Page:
Syndication or the Fractional Ownership of Property
Fractional ownership simply means the joint ownership of any asset by more than one individual or legal entity. The most commonly used form of fractional ownership on a global scale is when a luxurious leisure property is purchased by a group of shareholders, normally three to up to 13. The ownership is usually structured in a company whereby the property is the only asset. Shareholders thus own the property together and usage and all costs are shared in relation to percentage shareholding. Structures are put into place for both the utilisation as well as the management of the property, but ultimately shareholders are the owners of the property and have complete control over all aspects of the company and the property it owns.
What is registered?
A purchaser physically acquires a percentage (%) shareholding in a company, usually a private company that owns the property or an undivided share in the property. You receive a share certificate, or copy thereof. The ownership form allows you the use of the property on a certain number of allocated weeks depending on your shareholding. In most cases Fractional Ownership Opportunities provide for a 13th shareholding in the relevant property, thus allowing 4 weeks usage per annum, on a rotational basis.
Benefits of owning a share in a Fractional Property
- Any increase in the value of the property accrues to the shareholders. This is the major differentiating factor between fractional ownership and timeshare;
- Better value for money you only pay for your utilisation and not for the remainder of the year;
- Affordable ownership in exclusive destinations;
- The most exclusive addresses in South Africa normally increase in value faster than other residential properties;
- Ability to rent out your unutilised weeks;
- Lower maintenance costs as it is shared between all shareholders;
- Less security concerns because of higher Occupancy and high estate security.
This is an agreement signed by all shareholders that governs the relationship between shareholders and the company. The agreement in addition to the normal Company's Act. and governs the following, amongst others:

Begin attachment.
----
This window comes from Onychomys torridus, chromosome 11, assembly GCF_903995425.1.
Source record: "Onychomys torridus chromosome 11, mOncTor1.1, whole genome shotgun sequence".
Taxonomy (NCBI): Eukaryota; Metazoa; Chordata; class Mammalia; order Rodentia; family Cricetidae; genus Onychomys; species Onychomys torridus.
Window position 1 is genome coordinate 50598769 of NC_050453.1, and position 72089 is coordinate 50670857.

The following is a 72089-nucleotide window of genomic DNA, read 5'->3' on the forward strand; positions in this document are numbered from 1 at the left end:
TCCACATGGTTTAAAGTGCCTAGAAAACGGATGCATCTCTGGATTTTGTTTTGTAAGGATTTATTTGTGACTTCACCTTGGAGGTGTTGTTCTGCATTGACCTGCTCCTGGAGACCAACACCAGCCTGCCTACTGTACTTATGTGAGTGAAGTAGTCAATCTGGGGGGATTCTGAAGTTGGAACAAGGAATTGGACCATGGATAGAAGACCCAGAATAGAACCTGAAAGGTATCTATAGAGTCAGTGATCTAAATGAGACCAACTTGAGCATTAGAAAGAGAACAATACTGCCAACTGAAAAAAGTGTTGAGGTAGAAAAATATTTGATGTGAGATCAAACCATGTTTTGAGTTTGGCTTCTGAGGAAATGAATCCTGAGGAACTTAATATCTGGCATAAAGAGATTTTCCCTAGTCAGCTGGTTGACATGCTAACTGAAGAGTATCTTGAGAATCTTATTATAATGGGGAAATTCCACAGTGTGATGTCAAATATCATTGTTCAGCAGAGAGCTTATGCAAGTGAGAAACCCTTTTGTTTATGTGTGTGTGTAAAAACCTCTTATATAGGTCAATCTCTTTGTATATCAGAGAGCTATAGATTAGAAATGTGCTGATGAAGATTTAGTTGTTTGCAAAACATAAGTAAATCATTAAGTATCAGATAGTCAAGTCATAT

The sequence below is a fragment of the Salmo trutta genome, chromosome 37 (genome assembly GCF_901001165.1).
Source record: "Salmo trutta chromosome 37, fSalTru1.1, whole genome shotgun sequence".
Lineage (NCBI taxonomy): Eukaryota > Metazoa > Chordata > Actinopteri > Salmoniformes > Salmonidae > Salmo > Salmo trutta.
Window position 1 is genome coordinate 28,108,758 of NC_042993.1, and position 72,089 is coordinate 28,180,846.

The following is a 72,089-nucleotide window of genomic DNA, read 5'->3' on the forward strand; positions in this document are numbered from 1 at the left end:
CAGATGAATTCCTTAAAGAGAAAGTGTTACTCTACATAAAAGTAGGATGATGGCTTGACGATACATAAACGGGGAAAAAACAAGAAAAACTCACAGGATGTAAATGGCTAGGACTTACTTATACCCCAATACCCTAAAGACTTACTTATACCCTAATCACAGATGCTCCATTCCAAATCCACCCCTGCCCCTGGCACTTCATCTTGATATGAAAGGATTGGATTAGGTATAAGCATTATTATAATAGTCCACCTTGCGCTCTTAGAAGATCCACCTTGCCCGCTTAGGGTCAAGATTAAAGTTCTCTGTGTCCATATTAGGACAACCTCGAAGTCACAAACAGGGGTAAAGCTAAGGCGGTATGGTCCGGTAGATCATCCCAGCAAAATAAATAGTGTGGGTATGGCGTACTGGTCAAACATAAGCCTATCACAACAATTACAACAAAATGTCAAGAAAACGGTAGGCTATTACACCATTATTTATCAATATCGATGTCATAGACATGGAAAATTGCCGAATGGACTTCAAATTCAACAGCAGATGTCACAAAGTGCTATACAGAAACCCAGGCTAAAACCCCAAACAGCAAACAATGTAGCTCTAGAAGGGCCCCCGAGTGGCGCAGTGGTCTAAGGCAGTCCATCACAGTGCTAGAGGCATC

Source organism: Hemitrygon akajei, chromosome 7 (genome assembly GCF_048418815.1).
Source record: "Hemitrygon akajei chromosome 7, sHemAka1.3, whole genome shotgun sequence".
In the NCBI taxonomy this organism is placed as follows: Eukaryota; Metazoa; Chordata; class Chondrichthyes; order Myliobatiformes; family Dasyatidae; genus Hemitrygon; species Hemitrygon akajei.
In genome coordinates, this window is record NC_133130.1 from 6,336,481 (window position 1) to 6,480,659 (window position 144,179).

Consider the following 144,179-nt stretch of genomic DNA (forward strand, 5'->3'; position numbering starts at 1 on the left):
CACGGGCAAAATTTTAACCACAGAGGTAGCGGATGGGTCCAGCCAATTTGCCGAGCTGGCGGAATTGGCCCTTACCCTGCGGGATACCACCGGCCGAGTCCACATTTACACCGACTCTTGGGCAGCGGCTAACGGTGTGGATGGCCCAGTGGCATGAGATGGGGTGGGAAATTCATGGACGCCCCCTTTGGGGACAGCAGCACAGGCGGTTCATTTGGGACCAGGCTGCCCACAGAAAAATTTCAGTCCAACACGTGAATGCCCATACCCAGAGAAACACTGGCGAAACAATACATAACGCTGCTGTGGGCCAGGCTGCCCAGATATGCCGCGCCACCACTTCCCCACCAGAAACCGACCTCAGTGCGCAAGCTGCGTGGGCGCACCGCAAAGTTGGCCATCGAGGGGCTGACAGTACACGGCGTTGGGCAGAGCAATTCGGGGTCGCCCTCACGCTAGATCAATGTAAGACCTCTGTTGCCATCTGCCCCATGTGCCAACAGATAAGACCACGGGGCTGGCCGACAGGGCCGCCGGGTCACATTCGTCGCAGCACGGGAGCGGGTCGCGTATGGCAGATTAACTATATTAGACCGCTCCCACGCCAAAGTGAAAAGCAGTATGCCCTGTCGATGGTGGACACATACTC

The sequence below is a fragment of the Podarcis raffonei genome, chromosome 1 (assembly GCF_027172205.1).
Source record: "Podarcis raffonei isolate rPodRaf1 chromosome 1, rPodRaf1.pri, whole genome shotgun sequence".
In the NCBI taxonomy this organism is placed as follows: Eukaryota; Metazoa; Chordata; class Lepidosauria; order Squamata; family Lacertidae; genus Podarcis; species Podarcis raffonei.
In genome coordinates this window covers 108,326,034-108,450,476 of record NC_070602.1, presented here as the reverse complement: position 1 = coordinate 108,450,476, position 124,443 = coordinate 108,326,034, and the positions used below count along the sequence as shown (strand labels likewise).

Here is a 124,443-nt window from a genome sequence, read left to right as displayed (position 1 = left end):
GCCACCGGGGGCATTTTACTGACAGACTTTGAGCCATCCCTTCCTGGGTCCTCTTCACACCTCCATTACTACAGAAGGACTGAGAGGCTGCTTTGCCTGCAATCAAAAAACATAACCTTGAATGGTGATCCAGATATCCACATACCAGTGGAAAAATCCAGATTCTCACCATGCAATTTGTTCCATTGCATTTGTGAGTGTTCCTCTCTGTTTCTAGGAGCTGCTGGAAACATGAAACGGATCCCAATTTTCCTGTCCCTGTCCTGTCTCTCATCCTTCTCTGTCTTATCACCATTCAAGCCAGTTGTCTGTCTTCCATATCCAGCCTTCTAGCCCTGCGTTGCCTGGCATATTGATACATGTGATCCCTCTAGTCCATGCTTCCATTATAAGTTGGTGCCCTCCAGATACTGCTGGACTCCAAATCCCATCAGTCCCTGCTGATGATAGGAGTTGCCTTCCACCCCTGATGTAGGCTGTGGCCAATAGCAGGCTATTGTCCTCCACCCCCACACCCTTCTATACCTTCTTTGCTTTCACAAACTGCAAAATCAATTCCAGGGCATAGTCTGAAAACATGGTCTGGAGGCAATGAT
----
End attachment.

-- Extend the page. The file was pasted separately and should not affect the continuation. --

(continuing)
- Meetings of shareholders
- Voting rights
- Sale of shares
- Appointment of directors, auditors, etc.
The Usage Agreement governs the relationship between the shareholders and the property. Among others it includes:
- Right of use
- Property management
- Levies, etc
It is important for all shareholders to understand that both the property and the company that owns the property need to be managed.
- The company needs to make payments, do annual audits, have annual general meetings. etc.
- The property needs to be insured, maintained. cleaned, etc.
Preferred usage is different for every resort and area and rosters are developed for the maximum utilisation of the owners. A specific roster is designed for each property before the effective date of the syndication. In most of the roster systems the usage weeks are rotated on an annual basis. This means that if "shareholder 1" uses the property for the first week in December, next year he will use the second week and week three the year after that. Therefore, all the shares have the same value and all shareholders will have equal opportunity to use the property in peak periods.
Every shareholder thus knows exactly in which periods he will have usage. Again, this is at the shareholders' discretion should they want to change the roster in future. Weeks can also be swapped on an individual basis.
Monthly rates and upkeep costs
The monthly levy varies from one leisure estate to the next and also according to the size of the residence. A budget is drawn up at the beginning of the project and the property manager will manage according to this budget. This will typically include estate levies, maintenance, cleaning. gas, electricity, water, sewer, property axes. DSTV, insurance, bookkeeping, audits, etc.
All the shareholders have full access to the midget and actual spending of the company. Monthly costs can be reduced should all the shareholders so decide, for example, not to employ a full-time cleaner, each owner will take his/her own "smart-cards" (DSTV), or not to employ the services of a property manager.
This will depend on the entity in which you prefer to buy and hold the share. When you buy the share in your individual capacity, no transfer duty is applicable from R0 to R500 000. Above R500 000 normal duties are payable according to the sliding scale. When you buy the share as a Close Corporation, Company or Trust, an 8% transfer duty will be applicable on the value of the property. Should you at a later stage decide to sell your shares in the company, the new buyer will have the same responsibilities.
Capital Gains Tax
All over the world shares in joint-ownership companies have increased significantly. Any increase in the value of your investment will constitute a taxable capital gain if you sell your share at a later stage.
If I can't use my scheduled weeks in the property, how could I let them?
It is important to remember that the property is owned by the joint-ownership company in which you own a share. The shareholders agreement that all shareholders enter into upon investing in a joint-ownership company stipulates that each shareholder has the right to let the weeks allotted to him. Accordingly, a shareholder could either let weeks in the property himself or request the property manager to let the weeks on his behalf.
If the shareholders of a specific property are not comfortable with the letting of the property, the right of a shareholder to let his weeks could be withdrawn by the amendment of the shareholders agreement. Obviously, the shareholders agreement can only be amended by the shareholders themselves in the manner prescribed by the shareholders agreement.
Republished with permission from SA Deeds Journal